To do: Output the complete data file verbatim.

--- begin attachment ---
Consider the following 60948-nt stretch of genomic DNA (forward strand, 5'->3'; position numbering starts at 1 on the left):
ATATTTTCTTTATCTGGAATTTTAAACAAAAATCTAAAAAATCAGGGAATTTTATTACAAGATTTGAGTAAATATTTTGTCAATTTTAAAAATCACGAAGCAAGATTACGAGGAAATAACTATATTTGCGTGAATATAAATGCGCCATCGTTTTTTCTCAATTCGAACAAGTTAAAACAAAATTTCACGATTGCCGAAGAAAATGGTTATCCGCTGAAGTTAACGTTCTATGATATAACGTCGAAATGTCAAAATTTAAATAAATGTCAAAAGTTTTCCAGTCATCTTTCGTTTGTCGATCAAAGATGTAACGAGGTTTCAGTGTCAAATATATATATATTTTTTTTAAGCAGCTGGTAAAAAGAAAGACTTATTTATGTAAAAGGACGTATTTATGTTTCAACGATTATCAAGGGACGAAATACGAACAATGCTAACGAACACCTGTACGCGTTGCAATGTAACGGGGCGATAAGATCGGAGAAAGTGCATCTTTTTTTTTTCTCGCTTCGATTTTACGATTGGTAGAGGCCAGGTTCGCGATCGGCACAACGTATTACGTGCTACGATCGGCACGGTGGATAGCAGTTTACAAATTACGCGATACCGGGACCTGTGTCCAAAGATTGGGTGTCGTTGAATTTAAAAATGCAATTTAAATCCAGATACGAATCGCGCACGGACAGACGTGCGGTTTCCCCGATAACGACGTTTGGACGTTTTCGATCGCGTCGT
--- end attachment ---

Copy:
Consider the following 60948-nt stretch of genomic DNA (forward strand, 5'->3'; position numbering starts at 1 on the left):
ATATTTTCTTTATCTGGAATTTTAAACAAAAATCTAAAAAATCAGGGAATTTTATTACAAGATTTGAGTAAATATTTTGTCAATTTTAAAAATCACGAAGCAAGATTACGAGGAAATAACTATATTTGCGTGAATATAAATGCGCCATCGTTTTTTCTCAATTCGAACAAGTTAAAACAAAATTTCACGATTGCCGAAGAAAATGGTTATCCGCTGAAGTTAACGTTCTATGATATAACGTCGAAATGTCAAAATTTAAATAAATGTCAAAAGTTTTCCAGTCATCTTTCGTTTGTCGATCAAAGATGTAACGAGGTTTCAGTGTCAAATATATATATATTTTTTTTAAGCAGCTGGTAAAAAGAAAGACTTATTTATGTAAAAGGACGTATTTATGTTTCAACGATTATCAAGGGACGAAATACGAACAATGCTAACGAACACCTGTACGCGTTGCAATGTAACGGGGCGATAAGATCGGAGAAAGTGCATCTTTTTTTTTTCTCGCTTCGATTTTACGATTGGTAGAGGCCAGGTTCGCGATCGGCACAACGTATTACGTGCTACGATCGGCACGGTGGATAGCAGTTTACAAATTACGCGATACCGGGACCTGTGTCCAAAGATTGGGTGTCGTTGAATTTAAAAATGCAATTTAAATCCAGATACGAATCGCGCACGGACAGACGTGCGGTTTCCCCGATAACGACGTTTGGACGTTTTCGATCGCGTCGT